Global digitalisation is growing, estimated to reach USD2.4 trillion by 2024 from 2019-level, but experts warned of its carbon footprint, adding that there are useful lessons for Co2-proponent in India, where going digital is in full swing.
Digitalisation clearly has streamlined existing processes, transformed many industries and is widely seen as a major bridge towards a new carbon-neutral world.
This dramatic shift to digital everywhere has been driven by an increased understanding of how the environment and climate changes can affect economic growth, asset values, and financial markets.
Experts have much to say on this issue. There is an urgent need to focus on ‘greening’ the digital chain itself, right from the design stage, according to Singapore-based tech-investor Girija Pande, who serves on the High-Level Advisory Board of Brussels-based DigitalGoes.
Green Foundation was set up to research, advocate and bring together industry, governments and consumer groups who are all keen to keep the exploding digital services green.
Pande underlined, “Sustainability war in India must be won byte by byte too!”
“The focus must be to make sure digital services are green by design while being created before embarking on widespread digitalisation as countries must carefully consider their impact on sustainability,” said Frederick Donck, President of DigitalGoes.Green Foundation.
While sustainability efforts have focused on digitalising traditional industries, the environmental impact of the Internet itself remains poorly addressed at a global level, Pande and Donck have pointed out on Thursday. Yet research shows this can be considerable, they added.
The Indian Government too like many others is rightly pushing for massive digitalisation as part of its ambitious
plan. Both Pande and Donck have struck a cautious note on digitalisation programs being planned across the globe, especially the accelerated pace of embracing Industry 4.0 for India which will entail high digital content.
India is also home to many global ICT companies and world-scale data centres which manage “back-room ICT” operations for many global corporations, noted Pande, also the Chairman of Apex Avalon Consulting in Singapore.
Tech-minded Indian youths and growing numbers of startups are another “big plus” factor for global technology groups to have a large scale R&D presence in India.
Nine in 10 people surveyed in India believe that the COVID-19 pandemic has accelerated the need for digital skills in their organisation, according to a recent study commissioned by Singapore-based Salesforce. Consequently, the digital footprint of Indian businesses will increase substantially which could create a large carbon footprint if not planned carefully.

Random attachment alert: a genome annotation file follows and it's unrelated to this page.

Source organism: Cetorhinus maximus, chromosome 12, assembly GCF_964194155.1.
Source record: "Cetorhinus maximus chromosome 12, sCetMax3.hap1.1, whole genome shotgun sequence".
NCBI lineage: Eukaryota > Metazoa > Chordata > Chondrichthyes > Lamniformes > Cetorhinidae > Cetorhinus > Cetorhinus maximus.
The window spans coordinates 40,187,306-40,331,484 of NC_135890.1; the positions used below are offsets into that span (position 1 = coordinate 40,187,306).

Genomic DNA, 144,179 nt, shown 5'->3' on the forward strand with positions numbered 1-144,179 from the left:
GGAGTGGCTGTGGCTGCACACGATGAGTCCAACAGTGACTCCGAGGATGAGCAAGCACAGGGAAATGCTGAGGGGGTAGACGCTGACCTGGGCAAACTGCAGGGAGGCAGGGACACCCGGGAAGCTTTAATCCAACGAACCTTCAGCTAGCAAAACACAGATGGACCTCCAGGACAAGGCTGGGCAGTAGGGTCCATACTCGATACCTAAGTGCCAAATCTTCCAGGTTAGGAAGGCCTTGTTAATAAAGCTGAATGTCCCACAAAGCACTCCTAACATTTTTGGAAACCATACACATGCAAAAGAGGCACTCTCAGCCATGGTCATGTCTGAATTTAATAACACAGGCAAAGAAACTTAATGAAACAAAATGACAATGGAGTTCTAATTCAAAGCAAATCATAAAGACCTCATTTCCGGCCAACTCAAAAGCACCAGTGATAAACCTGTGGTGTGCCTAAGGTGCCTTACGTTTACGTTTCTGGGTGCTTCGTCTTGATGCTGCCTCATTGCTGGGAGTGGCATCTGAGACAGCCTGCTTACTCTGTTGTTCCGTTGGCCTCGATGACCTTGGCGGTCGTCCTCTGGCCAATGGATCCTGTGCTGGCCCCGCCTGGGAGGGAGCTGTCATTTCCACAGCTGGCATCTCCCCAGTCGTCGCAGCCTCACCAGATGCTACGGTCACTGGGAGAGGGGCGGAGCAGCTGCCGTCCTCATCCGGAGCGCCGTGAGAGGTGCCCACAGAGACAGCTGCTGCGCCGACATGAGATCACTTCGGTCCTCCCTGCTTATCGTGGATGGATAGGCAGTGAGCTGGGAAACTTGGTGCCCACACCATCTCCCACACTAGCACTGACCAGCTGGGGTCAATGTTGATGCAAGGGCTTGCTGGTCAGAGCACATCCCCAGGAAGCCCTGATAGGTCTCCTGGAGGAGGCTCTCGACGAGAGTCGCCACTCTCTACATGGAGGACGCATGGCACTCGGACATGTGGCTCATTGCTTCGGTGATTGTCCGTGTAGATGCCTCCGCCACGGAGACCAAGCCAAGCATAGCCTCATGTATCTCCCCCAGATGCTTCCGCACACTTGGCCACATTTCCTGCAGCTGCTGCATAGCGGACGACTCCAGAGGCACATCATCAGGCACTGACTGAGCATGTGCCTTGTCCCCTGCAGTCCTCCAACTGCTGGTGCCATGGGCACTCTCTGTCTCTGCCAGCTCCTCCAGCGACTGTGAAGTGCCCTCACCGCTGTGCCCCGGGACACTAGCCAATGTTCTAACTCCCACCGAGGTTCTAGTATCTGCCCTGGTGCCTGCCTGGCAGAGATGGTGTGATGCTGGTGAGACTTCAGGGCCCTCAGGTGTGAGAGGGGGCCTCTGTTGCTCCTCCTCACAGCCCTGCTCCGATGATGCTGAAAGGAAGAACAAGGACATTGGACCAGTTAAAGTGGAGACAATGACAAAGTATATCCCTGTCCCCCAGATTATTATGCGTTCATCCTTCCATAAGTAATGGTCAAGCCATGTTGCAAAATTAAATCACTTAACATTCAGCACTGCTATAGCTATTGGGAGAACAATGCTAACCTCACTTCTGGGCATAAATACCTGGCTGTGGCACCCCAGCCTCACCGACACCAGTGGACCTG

The experts pointed out that numerous studies from think tanks indicate that carbon emission of the Internet itself is nearly twice as much as the (pre-pandemic) airline industry and its annual water footprint is equal to one million Olympic swimming pools. Bitcoin mining activity is so carbon-intensive that even Elon Musk of Tesla had to warn of its sustainability challenge.
They elaborated that one single intervention in the design of YouTube video streaming services would enable emissions savings of up to 586 KtCO2e, with equivalent carbon savings as Google’s entire effort in the past five years to change to 100% renewables. Besides, Video streaming services, other services such as roll out of 5G; massive build-up of Cloud; Online Ads; Gaming; Artificial Intelligence; Quantum Computing and Blockchain would offer similar benefits from a renewed emphasis on redesigning digital products and services which keep sustainability in mind.
Digital Industry has committed to minimising the use of their equipment that is required to run the Internet i.e., tangible equipment (such as data centres, servers and end-user terminals), or to use renewable energy wherever possible to minimise emissions.
However, this misses the intangibles like digital services which too have their own carbon footprints, said Donck. For example, demand for internet traffic, data and digital services, which represent the intangible part of the Internet, is expected to continue its exponential growth globally and is at least doubling every year.
Excluding this intangible part of the Internet would not only prevent an accurate assessment of the full environmental impact of the Internet but it will also deprive key stakeholders, the industry, investors and Governments, from accelerating their sustainability objectives, elaborated Pande.
Recognising that the digital economy is circular, DigitalGoes.Green works with every stakeholder involved in the financing, design, development, and deployment of digital services. In Europe, the Foundation’s objectives are aligned with the objectives of the European Commission for a Green Europe, particularly the EU Green Deal and Sustainable Finance.
The aim is to incentivise the digital industry to reach its sustainability targets by accelerating its existing efforts and offer businesses a competitive advantage while investing in eco-friendly and innovative digital services. Sustainability should be the new standard for investing and it can go hand in hand with the promises of an eco-responsible digital services sector.
“Finally, one should empower users to make informed choices and shift demand in the digital services market for sustainable digital services and help policymakers to navigate keeping sustainability in mind,” said Pande, who previously served as Asia Pacific President of Tata Consultancy Services out of Singapore.
Pande also cited an example of Singapore which has been leading the digital and environmental challenge in Asia under its Singapore Green Plan 2030. “It would be wise to focus on greening the digital chain itself, right from the beginning,” said Pande.